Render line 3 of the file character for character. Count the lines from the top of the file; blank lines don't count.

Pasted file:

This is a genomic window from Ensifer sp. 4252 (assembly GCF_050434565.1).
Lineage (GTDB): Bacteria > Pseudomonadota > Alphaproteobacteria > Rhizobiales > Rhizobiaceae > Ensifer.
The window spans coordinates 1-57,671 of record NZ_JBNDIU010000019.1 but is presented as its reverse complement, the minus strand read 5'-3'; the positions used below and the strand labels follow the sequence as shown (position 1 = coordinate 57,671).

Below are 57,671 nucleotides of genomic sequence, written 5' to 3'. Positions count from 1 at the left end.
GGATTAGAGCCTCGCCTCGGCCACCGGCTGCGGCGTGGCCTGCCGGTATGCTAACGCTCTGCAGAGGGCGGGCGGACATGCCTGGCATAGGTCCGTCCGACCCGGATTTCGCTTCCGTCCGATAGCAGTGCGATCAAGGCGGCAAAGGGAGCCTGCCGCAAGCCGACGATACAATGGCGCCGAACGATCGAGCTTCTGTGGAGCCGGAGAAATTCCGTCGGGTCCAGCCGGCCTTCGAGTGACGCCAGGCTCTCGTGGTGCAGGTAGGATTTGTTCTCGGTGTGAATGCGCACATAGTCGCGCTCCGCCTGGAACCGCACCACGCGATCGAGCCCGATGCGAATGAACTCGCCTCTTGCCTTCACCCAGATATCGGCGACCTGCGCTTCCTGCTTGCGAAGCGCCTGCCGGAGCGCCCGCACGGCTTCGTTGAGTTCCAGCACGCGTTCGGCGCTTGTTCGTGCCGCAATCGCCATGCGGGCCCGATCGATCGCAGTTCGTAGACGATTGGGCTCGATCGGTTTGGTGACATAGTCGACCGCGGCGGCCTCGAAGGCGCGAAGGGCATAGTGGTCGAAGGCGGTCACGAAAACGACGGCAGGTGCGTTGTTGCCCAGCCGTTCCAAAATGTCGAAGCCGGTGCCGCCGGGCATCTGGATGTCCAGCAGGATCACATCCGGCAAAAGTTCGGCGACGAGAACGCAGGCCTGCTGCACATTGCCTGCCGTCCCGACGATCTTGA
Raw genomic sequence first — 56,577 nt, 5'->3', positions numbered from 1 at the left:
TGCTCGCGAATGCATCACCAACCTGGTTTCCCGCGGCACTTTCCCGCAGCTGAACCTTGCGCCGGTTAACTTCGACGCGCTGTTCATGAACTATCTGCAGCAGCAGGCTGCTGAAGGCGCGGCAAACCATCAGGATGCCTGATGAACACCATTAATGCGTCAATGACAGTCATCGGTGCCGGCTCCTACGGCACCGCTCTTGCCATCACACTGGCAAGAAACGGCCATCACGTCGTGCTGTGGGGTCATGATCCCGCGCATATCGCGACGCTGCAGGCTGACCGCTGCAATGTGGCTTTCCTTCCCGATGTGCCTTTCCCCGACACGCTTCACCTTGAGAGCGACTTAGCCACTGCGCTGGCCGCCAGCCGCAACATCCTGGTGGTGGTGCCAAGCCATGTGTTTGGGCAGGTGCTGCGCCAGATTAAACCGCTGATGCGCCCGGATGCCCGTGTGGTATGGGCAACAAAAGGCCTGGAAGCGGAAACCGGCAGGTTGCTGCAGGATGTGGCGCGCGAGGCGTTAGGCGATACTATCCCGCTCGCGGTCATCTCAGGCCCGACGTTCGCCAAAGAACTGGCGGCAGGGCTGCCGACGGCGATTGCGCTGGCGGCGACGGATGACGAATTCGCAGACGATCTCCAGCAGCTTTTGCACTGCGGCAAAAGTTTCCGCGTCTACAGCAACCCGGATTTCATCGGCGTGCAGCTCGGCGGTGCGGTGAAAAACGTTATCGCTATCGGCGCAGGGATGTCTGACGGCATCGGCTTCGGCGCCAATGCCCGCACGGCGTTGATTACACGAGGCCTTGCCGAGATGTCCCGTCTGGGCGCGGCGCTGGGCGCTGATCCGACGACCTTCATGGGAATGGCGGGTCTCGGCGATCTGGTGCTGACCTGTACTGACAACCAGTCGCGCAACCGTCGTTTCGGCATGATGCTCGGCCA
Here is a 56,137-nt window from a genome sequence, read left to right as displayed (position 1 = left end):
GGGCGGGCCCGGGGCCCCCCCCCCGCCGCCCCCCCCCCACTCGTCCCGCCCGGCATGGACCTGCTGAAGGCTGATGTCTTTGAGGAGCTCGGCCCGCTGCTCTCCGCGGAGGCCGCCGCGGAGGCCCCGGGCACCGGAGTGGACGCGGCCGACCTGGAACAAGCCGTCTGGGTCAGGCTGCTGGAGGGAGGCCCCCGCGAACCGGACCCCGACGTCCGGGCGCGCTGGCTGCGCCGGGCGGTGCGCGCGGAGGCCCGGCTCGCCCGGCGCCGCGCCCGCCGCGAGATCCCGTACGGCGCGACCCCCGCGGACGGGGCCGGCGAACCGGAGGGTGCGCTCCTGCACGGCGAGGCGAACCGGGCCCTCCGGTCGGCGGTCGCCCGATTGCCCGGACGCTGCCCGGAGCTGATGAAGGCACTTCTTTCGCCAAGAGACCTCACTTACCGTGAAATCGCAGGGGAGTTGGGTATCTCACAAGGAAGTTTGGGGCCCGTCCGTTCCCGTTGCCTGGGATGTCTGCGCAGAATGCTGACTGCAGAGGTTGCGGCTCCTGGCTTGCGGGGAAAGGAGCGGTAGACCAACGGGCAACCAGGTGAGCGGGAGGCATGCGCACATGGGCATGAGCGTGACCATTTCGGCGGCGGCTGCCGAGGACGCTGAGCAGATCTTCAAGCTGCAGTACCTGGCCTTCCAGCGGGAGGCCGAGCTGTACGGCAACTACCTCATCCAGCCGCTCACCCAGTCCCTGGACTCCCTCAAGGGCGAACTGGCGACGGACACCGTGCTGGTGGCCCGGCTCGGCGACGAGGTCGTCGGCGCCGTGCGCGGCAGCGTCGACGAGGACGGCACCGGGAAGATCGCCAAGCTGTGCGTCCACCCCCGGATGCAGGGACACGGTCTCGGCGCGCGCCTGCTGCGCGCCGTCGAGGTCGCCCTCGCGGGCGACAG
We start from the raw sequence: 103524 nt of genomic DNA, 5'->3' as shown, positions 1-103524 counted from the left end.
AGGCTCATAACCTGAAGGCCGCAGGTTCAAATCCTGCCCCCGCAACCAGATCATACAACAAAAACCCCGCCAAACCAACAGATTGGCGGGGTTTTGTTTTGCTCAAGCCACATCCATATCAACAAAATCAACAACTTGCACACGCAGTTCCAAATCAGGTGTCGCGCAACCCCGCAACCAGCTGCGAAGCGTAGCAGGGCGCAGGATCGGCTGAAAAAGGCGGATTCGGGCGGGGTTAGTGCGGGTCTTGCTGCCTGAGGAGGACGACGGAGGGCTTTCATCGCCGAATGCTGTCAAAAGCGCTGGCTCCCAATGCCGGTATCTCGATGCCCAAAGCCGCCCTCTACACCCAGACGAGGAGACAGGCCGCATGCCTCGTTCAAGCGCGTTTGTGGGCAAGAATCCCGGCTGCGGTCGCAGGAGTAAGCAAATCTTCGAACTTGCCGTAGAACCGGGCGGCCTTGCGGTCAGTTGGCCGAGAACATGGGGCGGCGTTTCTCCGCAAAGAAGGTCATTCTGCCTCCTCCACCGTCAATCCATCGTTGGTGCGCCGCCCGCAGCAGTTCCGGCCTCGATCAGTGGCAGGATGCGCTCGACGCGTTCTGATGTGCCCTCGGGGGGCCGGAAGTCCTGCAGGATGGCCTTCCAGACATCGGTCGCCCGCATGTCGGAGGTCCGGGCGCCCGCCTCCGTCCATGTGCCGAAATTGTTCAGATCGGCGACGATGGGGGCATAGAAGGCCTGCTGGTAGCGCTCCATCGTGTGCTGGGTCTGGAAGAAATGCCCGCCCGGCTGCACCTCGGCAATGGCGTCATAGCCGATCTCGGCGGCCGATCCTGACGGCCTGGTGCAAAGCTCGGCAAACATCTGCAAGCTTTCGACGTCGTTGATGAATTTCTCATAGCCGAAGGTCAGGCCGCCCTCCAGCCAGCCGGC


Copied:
The window spans coordinates 1-57,671 of record NZ_JBNDIU010000019.1 but is presented as its reverse complement, the minus strand read 5'-3'; the positions used below and the strand labels follow the sequence as shown (position 1 = coordinate 57,671).